We all want to live in a safe, healthy home, but unhealthy conditions are not always immediately obvious. The good news is that once you know what to look for, it’s easy to make note of a few things around your home, and then clean them up or improve them. Doing so can literally save your life. San Juan Basin Public Health (SJBPH), your local public and environmental health agency, cares about the health of your home as part of its mission to protect human and environmental health, through its Healthy Homes program.

Common sense dictates that your home should be clean, dry, pest-free, and free of dangerous contaminants. While we recognize these as good practices, it can be tricky to protect your home from dangerous substances that you may not be able to see or smell. We are sharing a “sneak peek” at some of the important items from a Healthy Homes checklist that SJBPH will be releasing in early 2020 to help identify and mitigate potential hazards in your home.

How old is your home?

Many construction materials have been identified as unsafe over time, and some of them may be in older homes. The biggest materials to be concerned about are asbestos (a type of insulation used between 1919 and 1990), and lead that was used in plumbing and paints until 1978. Home testing kits can identify lead-based paint and a drinking water test can identify lead that may be leaching out of your pipes. Asbestos generally needs to be identified and removed by a professional.

What you can’t see can hurt you

Contaminants in the home also include two toxic gases, carbon monoxide and radon. Buying a carbon monoxide detector is one of the easiest ways to protect your family from household contaminants, and is the only way to detect this odorless, colorless, deadly gas. Carbon monoxide detectors are especially important if you burn coal, wood, or natural gas for heating or cooking in your home. You should properly maintain your appliances that use these fuels to prevent carbon monoxide from being generated in the first place.

Radon is a naturally occurring radioactive gas that enters your home from the ground, especially in winter. It is odorless, colorless, and is the leading cause of lung cancer in people who have never smoked. Radon testing takes three to seven days, and a radon reduction system is significantly cheaper than other major home repairs. Depending on your income, you may be eligible to have a reduction system installed for free, so there is no reason not to test for radon. Visit sjbpublichealth.org/radon to see our schedule of radon education workshops this winter, at which you can obtain a free radon test kit for your home. If you live in Durango, you should also contact the Colorado Department of Public Health and Environment to see if your property may have uranium mill tailings located on it. These materials produce radon gas and have some direct health risks, so they should be safely removed if found.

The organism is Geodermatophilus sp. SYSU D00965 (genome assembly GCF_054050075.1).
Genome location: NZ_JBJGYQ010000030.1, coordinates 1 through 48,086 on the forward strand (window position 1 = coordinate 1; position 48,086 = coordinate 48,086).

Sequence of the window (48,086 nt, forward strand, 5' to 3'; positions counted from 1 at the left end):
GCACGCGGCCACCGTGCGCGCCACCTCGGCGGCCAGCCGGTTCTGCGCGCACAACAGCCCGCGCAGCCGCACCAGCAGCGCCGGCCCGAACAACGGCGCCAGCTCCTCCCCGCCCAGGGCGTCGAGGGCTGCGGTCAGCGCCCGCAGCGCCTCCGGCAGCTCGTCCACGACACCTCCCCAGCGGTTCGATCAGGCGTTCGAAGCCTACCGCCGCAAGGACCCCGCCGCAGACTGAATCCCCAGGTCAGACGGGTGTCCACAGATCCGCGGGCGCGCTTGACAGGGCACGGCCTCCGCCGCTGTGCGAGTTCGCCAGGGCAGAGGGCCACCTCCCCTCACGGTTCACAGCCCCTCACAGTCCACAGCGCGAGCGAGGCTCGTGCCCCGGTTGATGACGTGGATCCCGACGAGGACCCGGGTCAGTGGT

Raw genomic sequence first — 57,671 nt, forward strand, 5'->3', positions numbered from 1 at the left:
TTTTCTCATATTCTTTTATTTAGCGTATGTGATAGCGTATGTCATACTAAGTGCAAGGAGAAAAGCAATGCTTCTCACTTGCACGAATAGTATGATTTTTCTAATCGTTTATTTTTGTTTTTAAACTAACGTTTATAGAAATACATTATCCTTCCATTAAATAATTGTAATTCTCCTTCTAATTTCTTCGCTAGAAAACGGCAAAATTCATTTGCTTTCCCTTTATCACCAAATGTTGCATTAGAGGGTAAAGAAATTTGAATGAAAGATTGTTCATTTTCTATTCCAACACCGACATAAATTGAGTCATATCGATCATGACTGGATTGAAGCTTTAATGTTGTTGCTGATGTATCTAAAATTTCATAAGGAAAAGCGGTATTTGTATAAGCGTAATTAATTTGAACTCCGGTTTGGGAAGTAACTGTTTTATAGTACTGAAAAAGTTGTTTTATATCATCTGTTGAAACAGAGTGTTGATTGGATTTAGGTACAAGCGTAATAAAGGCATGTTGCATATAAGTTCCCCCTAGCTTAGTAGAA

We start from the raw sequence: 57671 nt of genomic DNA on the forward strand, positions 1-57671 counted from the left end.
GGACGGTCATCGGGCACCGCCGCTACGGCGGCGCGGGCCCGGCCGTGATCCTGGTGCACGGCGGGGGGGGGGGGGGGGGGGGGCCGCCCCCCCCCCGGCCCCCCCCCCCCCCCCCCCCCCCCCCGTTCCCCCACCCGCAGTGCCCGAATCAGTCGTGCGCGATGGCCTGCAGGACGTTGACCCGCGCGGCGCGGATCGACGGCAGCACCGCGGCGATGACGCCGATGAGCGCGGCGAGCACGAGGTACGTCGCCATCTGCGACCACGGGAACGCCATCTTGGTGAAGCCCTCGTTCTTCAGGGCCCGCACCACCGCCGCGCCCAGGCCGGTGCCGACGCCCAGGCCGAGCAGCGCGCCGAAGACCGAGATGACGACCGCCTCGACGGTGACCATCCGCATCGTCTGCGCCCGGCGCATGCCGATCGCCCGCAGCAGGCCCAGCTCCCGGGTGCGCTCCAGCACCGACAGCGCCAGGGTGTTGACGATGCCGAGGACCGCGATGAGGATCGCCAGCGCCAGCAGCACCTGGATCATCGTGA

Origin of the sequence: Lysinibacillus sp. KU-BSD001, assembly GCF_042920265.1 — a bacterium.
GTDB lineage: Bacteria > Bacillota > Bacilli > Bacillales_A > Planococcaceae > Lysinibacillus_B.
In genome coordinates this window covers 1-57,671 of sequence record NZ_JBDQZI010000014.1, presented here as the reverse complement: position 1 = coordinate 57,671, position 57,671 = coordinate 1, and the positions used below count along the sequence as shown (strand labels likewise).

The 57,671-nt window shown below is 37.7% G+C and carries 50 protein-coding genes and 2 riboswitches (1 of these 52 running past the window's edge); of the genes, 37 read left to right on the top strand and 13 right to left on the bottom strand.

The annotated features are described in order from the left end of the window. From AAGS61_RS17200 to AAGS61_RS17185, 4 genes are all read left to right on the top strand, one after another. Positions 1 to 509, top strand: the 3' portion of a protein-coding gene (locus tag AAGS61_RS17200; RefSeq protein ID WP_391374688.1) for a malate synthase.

Daily dangers

Another category of potential home contaminant is household hazardous materials. These materials are used as cleaners, pesticides, paint, and adhesives. Some are dangerous because of poisoning risks; others put out air quality pollutants when they are used, especially in unventilated spaces. No matter what material you are storing or using in your home, make sure you read and understand the directions before you begin. Store them in locked or child-proof cabinets to prevent children from accidentally opening them and follow their disposal instructions when you’re done. Don’t dispose of chemicals down the sink drain without checking with your sewer provider; if you’re served by an individual septic system, contact SJBPH before disposing of anything that might harm your system.

These simple steps will keep your home free of the most common contaminants that cause illness. SJBPH encourages you to learn more about how to keep your home healthy and take the steps to keep your family safe. A full healthy home checklist will be available on SJBPH’s website in early 2020 at www.sjbpublichealth.org/eh.

Brian Devine is the Water and Air Quality Program Manager at SJBPH.